Designs on a new life: A passion for interior design
Audrey Reynolds chose to stay at home to bring up her two daughters but, with the girls all grown, she embarked on a new career that embraced her passion for interior design. Edited by Mary O'Sullivan. Photography by Tony Gavin
Though we might all be a little bit obsessed with Sheryl Sandberg and her Lean In philosophy when it comes to combining work and motherhood, there are still some women who believe in giving up work when they have babies – women who believe in giving the role of mother their all, at least while the children are young and need looking after.
Full-time, stay-at-home parenting is the most challenging job of all, and anyone who choses to do it full time is to be admired, particularly as there's a serious downside: what to do when the children no longer need you?
The dependent years pass very quickly, and many of these women are at a loss when the kids hit the teenage years and after-school activities absorb their free time. The hours can hang heavily, and it can be hard to re-enter the workforce. It's amazing how quickly a skillset can become obsolete these days.
However, many women use the new freedom to reinvent themselves, and that's exactly what interior designer Audrey Reynolds has done.
Born in Sutton, Audrey lived in Howth most of her life and, after school, went into the financial-services sector. By then, she had already met her future husband. "Keith and I were childhood sweethearts. He lived in Sutton, I lived in Howth. My friend went out with his friend. As a foursome, we did everything together," the pretty brunette recalls with a laugh.
They married when Audrey was 24 and, shortly afterwards, her eldest daughter, Emma, now 19, arrived and, at that point, Audrey made the decision to stay at home. Three years later, she gave birth to Amy and she knew she was in it for the long haul. She was at home for 15 years in all.
"You can stay at home for years, and you do lose confidence. But you can reinvent yourself, and the great thing is you know yourself better, so you can pick something you enjoy doing," Audrey says, adding, "When Amy went to secondary school, I decided to study full time at the Dublin Insitute of Design, as I had always loved interior design."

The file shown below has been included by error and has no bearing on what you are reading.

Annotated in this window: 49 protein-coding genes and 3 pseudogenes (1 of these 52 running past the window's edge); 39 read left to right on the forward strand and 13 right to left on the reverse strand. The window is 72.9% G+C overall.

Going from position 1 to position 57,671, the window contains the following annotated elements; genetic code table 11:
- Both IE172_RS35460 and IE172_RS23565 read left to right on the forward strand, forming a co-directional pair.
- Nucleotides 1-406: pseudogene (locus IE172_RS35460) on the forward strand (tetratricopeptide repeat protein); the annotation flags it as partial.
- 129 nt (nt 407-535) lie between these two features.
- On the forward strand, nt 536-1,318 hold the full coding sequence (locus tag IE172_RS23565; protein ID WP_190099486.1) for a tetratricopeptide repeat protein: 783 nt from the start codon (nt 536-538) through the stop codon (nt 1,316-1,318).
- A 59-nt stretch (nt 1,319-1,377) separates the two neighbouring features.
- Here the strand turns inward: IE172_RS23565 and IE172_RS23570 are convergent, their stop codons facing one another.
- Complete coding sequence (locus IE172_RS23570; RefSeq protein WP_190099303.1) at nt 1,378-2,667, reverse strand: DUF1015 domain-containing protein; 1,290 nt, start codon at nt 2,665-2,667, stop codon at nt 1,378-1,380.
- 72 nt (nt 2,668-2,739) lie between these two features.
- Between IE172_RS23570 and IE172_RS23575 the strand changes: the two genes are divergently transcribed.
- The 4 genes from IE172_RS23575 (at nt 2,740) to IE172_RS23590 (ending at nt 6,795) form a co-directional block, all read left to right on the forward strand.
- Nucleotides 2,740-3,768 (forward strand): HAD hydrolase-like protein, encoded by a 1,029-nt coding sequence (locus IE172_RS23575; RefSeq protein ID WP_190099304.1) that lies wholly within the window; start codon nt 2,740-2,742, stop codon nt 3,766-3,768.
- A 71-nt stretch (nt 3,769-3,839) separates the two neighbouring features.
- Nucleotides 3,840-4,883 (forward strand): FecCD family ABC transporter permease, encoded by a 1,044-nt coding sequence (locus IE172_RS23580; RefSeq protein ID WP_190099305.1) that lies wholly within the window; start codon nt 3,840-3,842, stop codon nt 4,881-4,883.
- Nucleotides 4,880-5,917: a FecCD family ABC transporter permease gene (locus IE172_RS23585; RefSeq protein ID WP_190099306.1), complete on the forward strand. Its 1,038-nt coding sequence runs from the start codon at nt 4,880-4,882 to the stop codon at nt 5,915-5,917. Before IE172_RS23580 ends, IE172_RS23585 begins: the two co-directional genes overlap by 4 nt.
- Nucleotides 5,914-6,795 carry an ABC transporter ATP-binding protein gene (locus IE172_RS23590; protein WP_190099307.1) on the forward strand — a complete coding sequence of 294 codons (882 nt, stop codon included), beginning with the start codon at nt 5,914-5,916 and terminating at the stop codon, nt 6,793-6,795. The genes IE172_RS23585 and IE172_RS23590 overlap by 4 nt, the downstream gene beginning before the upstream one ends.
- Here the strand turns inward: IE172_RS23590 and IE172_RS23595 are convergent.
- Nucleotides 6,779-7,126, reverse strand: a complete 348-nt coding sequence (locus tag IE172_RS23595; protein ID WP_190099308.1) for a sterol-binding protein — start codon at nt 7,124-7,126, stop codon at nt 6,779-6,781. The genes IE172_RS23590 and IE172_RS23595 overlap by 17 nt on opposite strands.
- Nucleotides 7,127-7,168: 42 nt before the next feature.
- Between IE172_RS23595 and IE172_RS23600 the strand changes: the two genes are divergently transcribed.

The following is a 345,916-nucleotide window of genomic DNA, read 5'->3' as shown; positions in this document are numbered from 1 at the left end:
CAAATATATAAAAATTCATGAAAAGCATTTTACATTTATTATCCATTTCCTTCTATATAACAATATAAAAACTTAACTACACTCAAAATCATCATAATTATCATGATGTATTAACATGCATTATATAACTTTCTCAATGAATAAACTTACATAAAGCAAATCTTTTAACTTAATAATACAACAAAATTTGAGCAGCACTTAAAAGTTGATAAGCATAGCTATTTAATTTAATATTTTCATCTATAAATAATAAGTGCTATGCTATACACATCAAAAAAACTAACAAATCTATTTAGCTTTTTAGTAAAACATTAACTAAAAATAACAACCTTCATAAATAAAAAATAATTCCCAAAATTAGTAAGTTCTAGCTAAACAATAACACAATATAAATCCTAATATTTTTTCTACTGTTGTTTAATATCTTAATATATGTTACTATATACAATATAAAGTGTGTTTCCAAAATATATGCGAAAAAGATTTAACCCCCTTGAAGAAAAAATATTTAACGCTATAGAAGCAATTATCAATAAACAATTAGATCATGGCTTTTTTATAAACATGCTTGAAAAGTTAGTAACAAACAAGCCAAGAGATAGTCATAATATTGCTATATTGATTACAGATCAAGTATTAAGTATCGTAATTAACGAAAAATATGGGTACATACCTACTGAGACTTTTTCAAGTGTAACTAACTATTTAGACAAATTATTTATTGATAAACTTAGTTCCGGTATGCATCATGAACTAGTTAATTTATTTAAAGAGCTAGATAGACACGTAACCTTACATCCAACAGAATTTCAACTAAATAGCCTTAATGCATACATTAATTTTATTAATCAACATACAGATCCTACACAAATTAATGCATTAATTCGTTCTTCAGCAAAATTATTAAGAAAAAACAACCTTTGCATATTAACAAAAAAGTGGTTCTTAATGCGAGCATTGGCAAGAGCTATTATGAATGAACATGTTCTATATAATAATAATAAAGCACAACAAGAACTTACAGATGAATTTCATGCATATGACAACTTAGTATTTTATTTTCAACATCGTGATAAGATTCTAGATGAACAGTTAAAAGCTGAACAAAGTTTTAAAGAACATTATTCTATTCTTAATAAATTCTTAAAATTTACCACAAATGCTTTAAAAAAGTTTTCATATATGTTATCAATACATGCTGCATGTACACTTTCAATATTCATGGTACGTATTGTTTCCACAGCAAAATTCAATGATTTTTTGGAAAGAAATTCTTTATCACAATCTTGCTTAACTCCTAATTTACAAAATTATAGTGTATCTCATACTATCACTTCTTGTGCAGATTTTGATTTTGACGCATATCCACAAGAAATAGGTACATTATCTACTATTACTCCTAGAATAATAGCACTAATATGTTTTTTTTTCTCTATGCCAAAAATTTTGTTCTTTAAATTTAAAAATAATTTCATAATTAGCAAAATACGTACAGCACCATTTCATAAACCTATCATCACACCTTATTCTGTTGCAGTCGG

Though Audrey hadn't acknowledged it to herself, the seed of her interest in houses and interior design was sown way back, in her childhood.
"Both my parents had a great eye. Mum was a model, and worked in the fashion business, and Dad was an engineer and collected antiques. He was really into aesthetics, and he instilled that love of old furniture and beautiful things in me," Audrey says. Interior design was, in other ways, too, an obvious choice for Audrey – she had a lot of practical experience of doing up houses, starting with her first house, which she bought when she was 19. "Mad, I know," the fortysomething says with a laugh, "that was a fun project, and I sold it a couple of years later and made a lot of money."
She and Keith, who's in a business providing stainless steel to the pharmaceutical and building industries, had several houses over the years, and Audrey renovated them all.Like most modern women, Audrey wanted a large, open space incorporating the kitchen, dining and living areas, and it delivered on that, too.
So, interior design was right up her street and, when Audrey qualified in 2008, she worked in The Good Room, in Kinsealy, as well as doing projects for some private clients, including the interior design of her brother Peter's shop, Suits in Fairview. Then she met Arlene McIntyre and Jurgen Riedel, a really talented couple who combine their talents – hers in interior design, his in construction – under the umbrella of Ventura Design. Together, they work on projects, both here and abroad. These include hotels, hospitals and offices, as well as private homes.